How does your actual leadership style fit you? Do the people you supervise think you are genuine and sincere? Does the culture of your organization match your approach and philosophy on management? How often are you asked to act in a way that doesn’t align with your personal values?
I’m a fan of Bill George’s work in the realm of Authentic Leadership. I like the approach because it encourages leaders to reflect, to understand themselves and to grasp what motivates them. It starts with the essential piece of self-knowledge and moves to a unique approach to leadership. Many people I work with have already done significant reflection and really do know themselves. However, some newer or less reflective leaders do not.
More typical in my work, are people who have an accurate self-concept, but who don’t apply that knowledge in a meaningful way. They adopt a leadership style that doesn’t match their personality or skills. This happens because that’s the way they think it “should” be done, or the culture of their organization doesn’t reward their style. Managers–particularly if they are promoted from within–often assume the persona of the person who filled the role before they did. This rarely goes well
Sometimes the issue is that the managers don’t understand why they are being asked to approach management in a certain way. On the flip side, especially for newer managers, holding people accountable in any way is truly challenging. These managers will not be able to do their best work until their styles align with expectations, or they find a fit in a department or organization that more closely matches their approach.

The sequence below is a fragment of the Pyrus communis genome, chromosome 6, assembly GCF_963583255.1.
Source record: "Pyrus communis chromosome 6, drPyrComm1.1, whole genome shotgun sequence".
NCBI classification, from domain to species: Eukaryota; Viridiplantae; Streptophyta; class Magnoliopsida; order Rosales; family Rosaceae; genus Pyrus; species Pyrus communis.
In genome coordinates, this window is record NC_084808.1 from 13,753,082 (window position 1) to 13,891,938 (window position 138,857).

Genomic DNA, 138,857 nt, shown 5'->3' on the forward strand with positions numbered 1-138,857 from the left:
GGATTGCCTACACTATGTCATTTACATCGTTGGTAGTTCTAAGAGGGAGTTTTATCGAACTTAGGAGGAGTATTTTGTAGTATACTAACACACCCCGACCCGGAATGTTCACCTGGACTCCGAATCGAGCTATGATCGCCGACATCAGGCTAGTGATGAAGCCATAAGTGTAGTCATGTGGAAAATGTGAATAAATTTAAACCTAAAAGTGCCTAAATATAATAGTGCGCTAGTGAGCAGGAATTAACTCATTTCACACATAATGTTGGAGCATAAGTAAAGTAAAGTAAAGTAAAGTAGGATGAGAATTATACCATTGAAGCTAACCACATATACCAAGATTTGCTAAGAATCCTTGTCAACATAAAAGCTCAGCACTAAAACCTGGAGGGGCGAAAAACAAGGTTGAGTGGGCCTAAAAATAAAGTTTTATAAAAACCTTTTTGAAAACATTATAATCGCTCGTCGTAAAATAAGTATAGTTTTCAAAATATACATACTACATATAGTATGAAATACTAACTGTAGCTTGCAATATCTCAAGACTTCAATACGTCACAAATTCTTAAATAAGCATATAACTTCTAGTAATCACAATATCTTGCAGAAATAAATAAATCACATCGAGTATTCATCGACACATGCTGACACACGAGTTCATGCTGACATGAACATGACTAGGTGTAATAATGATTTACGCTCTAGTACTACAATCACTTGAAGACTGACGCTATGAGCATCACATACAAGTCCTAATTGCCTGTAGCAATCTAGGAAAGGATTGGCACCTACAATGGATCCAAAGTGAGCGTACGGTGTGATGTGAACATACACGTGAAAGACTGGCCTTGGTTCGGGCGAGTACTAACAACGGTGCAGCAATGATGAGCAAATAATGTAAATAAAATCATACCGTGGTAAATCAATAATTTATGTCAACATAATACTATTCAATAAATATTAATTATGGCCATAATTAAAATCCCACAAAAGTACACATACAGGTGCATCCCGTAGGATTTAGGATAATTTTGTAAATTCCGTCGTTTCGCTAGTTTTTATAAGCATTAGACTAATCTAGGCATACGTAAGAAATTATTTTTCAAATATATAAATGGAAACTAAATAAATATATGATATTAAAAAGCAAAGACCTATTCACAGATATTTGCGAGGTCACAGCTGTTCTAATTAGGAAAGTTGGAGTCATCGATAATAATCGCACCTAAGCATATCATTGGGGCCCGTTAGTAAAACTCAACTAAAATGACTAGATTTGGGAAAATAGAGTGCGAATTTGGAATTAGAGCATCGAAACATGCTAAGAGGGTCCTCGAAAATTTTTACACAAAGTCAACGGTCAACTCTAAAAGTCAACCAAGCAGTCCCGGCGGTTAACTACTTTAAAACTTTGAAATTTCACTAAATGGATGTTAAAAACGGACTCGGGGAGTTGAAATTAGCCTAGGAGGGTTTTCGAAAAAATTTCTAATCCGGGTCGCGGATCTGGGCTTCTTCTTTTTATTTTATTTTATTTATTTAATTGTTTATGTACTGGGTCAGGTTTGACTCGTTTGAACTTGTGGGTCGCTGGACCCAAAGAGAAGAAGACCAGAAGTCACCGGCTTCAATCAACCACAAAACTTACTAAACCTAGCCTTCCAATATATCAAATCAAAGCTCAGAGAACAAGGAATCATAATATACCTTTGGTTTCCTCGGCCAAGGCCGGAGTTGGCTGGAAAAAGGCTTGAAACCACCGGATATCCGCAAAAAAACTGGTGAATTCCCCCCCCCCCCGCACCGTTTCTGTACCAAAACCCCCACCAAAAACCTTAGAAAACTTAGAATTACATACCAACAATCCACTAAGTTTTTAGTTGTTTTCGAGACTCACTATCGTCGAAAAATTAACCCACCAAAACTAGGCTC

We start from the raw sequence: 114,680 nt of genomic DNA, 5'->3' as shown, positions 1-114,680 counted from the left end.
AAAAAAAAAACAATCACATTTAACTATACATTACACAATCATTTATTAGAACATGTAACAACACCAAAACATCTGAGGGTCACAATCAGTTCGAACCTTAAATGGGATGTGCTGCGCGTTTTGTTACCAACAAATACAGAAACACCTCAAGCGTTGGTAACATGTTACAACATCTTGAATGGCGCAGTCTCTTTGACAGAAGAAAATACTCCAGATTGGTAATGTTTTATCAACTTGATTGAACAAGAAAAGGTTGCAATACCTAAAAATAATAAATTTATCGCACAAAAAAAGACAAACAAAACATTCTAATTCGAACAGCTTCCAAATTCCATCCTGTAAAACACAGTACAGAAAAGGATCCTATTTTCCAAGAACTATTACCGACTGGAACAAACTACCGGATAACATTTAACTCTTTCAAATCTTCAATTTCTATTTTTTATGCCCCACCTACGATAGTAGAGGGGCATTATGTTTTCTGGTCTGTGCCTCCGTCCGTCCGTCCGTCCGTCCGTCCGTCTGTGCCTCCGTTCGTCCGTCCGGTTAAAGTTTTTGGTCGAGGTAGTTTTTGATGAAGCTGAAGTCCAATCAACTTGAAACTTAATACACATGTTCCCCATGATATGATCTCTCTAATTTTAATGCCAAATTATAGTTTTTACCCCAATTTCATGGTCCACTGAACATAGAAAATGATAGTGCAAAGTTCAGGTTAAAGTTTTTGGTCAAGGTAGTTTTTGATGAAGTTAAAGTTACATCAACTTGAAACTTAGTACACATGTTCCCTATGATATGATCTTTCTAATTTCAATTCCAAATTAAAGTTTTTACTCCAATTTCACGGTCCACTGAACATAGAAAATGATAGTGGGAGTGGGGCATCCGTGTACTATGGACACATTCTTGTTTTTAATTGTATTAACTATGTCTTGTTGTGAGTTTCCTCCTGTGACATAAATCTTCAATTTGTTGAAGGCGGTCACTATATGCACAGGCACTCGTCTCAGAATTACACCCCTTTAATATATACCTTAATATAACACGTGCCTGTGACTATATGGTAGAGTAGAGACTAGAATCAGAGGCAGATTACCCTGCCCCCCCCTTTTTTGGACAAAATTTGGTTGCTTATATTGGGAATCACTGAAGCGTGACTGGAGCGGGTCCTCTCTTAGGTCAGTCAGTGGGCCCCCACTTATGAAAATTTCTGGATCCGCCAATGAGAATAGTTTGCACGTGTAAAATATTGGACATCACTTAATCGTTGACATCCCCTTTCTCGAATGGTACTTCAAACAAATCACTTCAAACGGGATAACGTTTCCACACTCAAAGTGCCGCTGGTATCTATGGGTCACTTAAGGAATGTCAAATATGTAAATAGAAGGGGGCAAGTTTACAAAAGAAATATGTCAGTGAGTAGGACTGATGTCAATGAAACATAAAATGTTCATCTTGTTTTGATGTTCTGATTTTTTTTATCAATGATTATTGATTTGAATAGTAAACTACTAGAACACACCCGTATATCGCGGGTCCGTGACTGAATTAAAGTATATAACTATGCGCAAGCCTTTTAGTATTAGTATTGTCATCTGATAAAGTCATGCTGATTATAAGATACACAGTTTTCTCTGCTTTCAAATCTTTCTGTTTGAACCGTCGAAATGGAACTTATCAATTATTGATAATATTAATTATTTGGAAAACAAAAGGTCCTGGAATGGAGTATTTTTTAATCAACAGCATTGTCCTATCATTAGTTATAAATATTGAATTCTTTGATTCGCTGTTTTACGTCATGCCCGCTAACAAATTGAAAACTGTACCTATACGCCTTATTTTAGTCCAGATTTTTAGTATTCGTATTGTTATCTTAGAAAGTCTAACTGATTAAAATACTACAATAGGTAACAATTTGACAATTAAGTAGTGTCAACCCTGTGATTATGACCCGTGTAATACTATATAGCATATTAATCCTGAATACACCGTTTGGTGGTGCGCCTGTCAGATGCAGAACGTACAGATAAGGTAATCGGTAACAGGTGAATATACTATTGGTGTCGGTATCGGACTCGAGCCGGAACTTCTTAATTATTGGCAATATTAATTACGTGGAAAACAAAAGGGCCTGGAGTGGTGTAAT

There are so many options to build self-knowledge. At True North, we love using Everything DiSC to help leaders understand themselves more deeply and build better working relationships. But businesses don’t always have the time to do something that in-depth. One activity that I have been using recently in workshops and in consulting to encourage reflection revolves around motivators and stressors. Just take a few minutes to write down things in general that motivate you. Then create a similar list of things that stress you out. Now, do the same thing with specific job tasks that you perform regularly.
Finally, take a critical look at those lists. What are the big things that stand out? Are the things that stress you out related to not leading or managing in a style that matches your personality and skills? Are they related to trying to fit your style into a culture that doesn’t match? I often find these two challenges are at the heart of leadership stress.
If your style isn’t a match for the organization or department you are working in, you’ll need to decide if you want to adapt or if you want to look for a better fit for your skills and style. It should be a conscious decision to find a culture that matches your approach and values around leadership and management.
Now, what if you find out that you aren’t leading in a style that matches your personality or skills? What should you do? Make a change. I suggest leaders and managers make small changes over a period of time in relation to their approach. Why? Drastic changes lead to unnecessary conflict or uncertainty. Create a plan for changes you plan to make and implement them over an appropriate time period. That period will vary based on the culture of the organization, the nature of the change you want to make, and the team of people you work with.
Jerritt Johnston is the Owner of True North Consultants, which promotes organizational, individual and team growth through challenging, fun and relevant activities and processes. True North is an Authorized Partner for Everything DiSC®and The Five Behaviors of a Cohesive Team™.